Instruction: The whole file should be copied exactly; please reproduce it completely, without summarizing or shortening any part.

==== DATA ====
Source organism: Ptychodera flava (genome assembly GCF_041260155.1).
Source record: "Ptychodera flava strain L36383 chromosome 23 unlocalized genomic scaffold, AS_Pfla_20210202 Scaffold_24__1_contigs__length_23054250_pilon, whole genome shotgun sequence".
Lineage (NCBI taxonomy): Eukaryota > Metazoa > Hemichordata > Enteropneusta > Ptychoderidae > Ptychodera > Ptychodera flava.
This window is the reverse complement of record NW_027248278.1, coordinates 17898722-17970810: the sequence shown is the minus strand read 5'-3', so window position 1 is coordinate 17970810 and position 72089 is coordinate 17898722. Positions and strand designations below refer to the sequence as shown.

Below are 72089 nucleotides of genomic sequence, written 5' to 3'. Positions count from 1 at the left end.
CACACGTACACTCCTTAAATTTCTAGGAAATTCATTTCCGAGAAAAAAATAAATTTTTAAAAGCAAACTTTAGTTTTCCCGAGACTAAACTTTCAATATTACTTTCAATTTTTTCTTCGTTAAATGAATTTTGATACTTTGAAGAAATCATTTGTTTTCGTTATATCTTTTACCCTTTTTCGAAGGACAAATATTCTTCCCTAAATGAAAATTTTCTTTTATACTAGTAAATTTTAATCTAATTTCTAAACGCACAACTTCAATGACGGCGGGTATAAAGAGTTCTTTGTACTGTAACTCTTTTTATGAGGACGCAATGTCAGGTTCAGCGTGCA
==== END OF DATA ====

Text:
Source organism: Ptychodera flava (genome assembly GCF_041260155.1).
Source record: "Ptychodera flava strain L36383 chromosome 23 unlocalized genomic scaffold, AS_Pfla_20210202 Scaffold_24__1_contigs__length_23054250_pilon, whole genome shotgun sequence".
Lineage (NCBI taxonomy): Eukaryota > Metazoa > Hemichordata > Enteropneusta > Ptychoderidae > Ptychodera > Ptychodera flava.
This window is the reverse complement of record NW_027248278.1, coordinates 17898722-17970810: the sequence shown is the minus strand read 5'-3', so window position 1 is coordinate 17970810 and position 72089 is coordinate 17898722. Positions and strand designations below refer to the sequence as shown.

Below are 72089 nucleotides of genomic sequence, written 5' to 3'. Positions count from 1 at the left end.
CACACGTACACTCCTTAAATTTCTAGGAAATTCATTTCCGAGAAAAAAATAAATTTTTAAAAGCAAACTTTAGTTTTCCCGAGACTAAACTTTCAATATTACTTTCAATTTTTTCTTCGTTAAATGAATTTTGATACTTTGAAGAAATCATTTGTTTTCGTTATATCTTTTACCCTTTTTCGAAGGACAAATATTCTTCCCTAAATGAAAATTTTCTTTTATACTAGTAAATTTTAATCTAATTTCTAAACGCACAACTTCAATGACGGCGGGTATAAAGAGTTCTTTGTACTGTAACTCTTTTTATGAGGACGCAATGTCAGGTTCAGCGTGCA